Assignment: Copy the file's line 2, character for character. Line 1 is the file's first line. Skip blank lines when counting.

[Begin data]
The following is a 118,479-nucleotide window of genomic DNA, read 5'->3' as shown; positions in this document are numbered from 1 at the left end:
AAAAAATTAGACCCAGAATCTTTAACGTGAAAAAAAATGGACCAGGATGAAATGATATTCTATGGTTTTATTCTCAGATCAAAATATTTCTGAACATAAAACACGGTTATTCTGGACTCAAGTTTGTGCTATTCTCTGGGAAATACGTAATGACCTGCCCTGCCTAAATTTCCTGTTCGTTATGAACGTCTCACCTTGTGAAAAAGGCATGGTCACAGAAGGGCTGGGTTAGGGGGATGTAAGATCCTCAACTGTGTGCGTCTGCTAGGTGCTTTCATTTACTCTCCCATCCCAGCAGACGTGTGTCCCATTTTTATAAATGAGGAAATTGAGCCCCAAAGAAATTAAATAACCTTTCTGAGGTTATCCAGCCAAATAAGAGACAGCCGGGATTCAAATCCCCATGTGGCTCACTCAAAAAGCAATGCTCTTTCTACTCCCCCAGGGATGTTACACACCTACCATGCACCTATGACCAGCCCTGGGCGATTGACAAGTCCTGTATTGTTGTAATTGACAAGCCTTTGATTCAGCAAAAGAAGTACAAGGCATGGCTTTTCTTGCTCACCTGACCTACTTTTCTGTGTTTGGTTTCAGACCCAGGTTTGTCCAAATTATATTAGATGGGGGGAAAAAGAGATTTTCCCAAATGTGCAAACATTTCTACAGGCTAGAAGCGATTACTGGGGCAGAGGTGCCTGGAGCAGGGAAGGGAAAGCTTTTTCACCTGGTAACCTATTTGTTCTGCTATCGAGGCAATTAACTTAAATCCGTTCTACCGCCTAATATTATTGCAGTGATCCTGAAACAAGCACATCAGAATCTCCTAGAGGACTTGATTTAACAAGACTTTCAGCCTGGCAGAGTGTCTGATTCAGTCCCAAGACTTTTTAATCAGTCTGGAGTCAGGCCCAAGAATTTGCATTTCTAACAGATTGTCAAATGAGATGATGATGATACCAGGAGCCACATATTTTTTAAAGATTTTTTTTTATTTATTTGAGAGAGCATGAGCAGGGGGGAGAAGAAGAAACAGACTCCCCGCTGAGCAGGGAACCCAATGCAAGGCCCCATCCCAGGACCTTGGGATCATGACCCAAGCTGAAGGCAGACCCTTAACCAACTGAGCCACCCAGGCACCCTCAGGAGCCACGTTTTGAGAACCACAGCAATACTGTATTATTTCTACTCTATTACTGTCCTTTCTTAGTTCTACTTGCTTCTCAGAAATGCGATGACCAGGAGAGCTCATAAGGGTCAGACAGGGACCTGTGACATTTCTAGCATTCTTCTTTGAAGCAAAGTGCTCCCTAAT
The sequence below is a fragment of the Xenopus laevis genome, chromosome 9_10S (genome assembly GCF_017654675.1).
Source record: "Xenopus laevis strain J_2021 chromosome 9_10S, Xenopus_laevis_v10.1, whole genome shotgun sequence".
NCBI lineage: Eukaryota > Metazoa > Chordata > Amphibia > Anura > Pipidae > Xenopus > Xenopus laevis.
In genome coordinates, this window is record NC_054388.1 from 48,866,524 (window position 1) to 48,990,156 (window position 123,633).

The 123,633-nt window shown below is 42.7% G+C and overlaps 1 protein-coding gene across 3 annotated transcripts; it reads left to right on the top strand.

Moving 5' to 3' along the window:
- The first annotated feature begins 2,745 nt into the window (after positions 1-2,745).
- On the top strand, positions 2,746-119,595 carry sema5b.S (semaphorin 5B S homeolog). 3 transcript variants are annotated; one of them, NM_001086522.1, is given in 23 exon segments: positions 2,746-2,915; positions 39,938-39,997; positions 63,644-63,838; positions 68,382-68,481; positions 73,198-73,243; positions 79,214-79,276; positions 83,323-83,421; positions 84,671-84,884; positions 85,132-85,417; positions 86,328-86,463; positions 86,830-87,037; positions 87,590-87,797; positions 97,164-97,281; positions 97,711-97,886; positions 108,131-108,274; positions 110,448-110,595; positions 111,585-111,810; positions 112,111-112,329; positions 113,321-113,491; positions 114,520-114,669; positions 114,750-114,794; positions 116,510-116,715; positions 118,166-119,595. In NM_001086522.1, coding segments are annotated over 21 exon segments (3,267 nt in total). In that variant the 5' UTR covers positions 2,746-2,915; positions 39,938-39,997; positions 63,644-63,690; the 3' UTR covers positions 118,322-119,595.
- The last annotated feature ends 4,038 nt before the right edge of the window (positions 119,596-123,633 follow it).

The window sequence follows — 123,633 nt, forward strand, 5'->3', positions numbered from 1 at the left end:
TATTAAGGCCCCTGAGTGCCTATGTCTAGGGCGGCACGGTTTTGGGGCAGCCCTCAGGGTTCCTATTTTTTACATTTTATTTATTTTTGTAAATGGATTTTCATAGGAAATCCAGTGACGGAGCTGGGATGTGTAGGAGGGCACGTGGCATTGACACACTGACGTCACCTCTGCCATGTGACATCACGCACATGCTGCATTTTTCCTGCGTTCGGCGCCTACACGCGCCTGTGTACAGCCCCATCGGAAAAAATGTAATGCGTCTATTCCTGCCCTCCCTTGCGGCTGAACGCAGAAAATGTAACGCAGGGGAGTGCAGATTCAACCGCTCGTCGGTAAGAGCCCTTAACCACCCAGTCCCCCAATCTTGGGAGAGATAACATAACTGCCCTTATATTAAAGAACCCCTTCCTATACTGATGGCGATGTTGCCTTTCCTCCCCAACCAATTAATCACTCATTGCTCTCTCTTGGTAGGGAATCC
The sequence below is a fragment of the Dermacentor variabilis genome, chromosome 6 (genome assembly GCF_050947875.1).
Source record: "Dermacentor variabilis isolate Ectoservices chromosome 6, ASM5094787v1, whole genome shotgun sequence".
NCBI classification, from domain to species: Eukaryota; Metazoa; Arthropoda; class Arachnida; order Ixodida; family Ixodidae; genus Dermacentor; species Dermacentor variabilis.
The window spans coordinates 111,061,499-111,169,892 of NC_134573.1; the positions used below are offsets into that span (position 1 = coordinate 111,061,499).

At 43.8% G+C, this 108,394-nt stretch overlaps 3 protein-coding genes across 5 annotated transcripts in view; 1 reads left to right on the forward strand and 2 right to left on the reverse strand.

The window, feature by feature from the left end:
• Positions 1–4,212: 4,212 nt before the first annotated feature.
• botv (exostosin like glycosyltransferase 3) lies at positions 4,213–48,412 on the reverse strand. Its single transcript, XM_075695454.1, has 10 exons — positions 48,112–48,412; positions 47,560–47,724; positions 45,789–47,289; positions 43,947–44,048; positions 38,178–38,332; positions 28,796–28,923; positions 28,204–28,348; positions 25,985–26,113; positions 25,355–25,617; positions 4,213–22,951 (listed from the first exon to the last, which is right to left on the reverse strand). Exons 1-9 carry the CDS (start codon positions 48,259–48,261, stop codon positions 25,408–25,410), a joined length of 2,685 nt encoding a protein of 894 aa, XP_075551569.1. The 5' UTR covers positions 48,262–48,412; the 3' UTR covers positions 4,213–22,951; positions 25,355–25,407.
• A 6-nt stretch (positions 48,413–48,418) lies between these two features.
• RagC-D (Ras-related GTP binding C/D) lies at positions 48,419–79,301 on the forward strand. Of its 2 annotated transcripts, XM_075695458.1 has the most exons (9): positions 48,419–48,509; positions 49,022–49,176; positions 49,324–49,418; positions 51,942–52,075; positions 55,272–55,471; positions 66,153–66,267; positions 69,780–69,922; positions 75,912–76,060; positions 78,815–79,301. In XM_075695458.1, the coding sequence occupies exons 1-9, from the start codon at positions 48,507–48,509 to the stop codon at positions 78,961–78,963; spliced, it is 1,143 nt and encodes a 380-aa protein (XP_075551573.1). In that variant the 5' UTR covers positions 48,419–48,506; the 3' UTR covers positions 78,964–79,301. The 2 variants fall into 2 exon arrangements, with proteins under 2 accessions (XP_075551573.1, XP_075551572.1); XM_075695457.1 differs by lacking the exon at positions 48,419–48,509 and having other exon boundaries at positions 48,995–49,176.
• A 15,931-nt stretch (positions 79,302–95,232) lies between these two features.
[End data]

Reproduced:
AAAAAATTAGACCCAGAATCTTTAACGTGAAAAAAAATGGACCAGGATGAAATGATATTCTATGGTTTTATTCTCAGATCAAAATATTTCTGAACATAAAACACGGTTATTCTGGACTCAAGTTTGTGCTATTCTCTGGGAAATACGTAATGACCTGCCCTGCCTAAATTTCCTGTTCGTTATGAACGTCTCACCTTGTGAAAAAGGCATGGTCACAGAAGGGCTGGGTTAGGGGGATGTAAGATCCTCAACTGTGTGCGTCTGCTAGGTGCTTTCATTTACTCTCCCATCCCAGCAGACGTGTGTCCCATTTTTATAAATGAGGAAATTGAGCCCCAAAGAAATTAAATAACCTTTCTGAGGTTATCCAGCCAAATAAGAGACAGCCGGGATTCAAATCCCCATGTGGCTCACTCAAAAAGCAATGCTCTTTCTACTCCCCCAGGGATGTTACACACCTACCATGCACCTATGACCAGCCCTGGGCGATTGACAAGTCCTGTATTGTTGTAATTGACAAGCCTTTGATTCAGCAAAAGAAGTACAAGGCATGGCTTTTCTTGCTCACCTGACCTACTTTTCTGTGTTTGGTTTCAGACCCAGGTTTGTCCAAATTATATTAGATGGGGGGAAAAAGAGATTTTCCCAAATGTGCAAACATTTCTACAGGCTAGAAGCGATTACTGGGGCAGAGGTGCCTGGAGCAGGGAAGGGAAAGCTTTTTCACCTGGTAACCTATTTGTTCTGCTATCGAGGCAATTAACTTAAATCCGTTCTACCGCCTAATATTATTGCAGTGATCCTGAAACAAGCACATCAGAATCTCCTAGAGGACTTGATTTAACAAGACTTTCAGCCTGGCAGAGTGTCTGATTCAGTCCCAAGACTTTTTAATCAGTCTGGAGTCAGGCCCAAGAATTTGCATTTCTAACAGATTGTCAAATGAGATGATGATGATACCAGGAGCCACATATTTTTTAAAGATTTTTTTTTATTTATTTGAGAGAGCATGAGCAGGGGGGAGAAGAAGAAACAGACTCCCCGCTGAGCAGGGAACCCAATGCAAGGCCCCATCCCAGGACCTTGGGATCATGACCCAAGCTGAAGGCAGACCCTTAACCAACTGAGCCACCCAGGCACCCTCAGGAGCCACGTTTTGAGAACCACAGCAATACTGTATTATTTCTACTCTATTACTGTCCTTTCTTAGTTCTACTTGCTTCTCAGAAATGCGATGACCAGGAGAGCTCATAAGGGTCAGACAGGGACCTGTGACATTTCTAGCATTCTTCTTTGAAGCAAAGTGCTCCCTAAT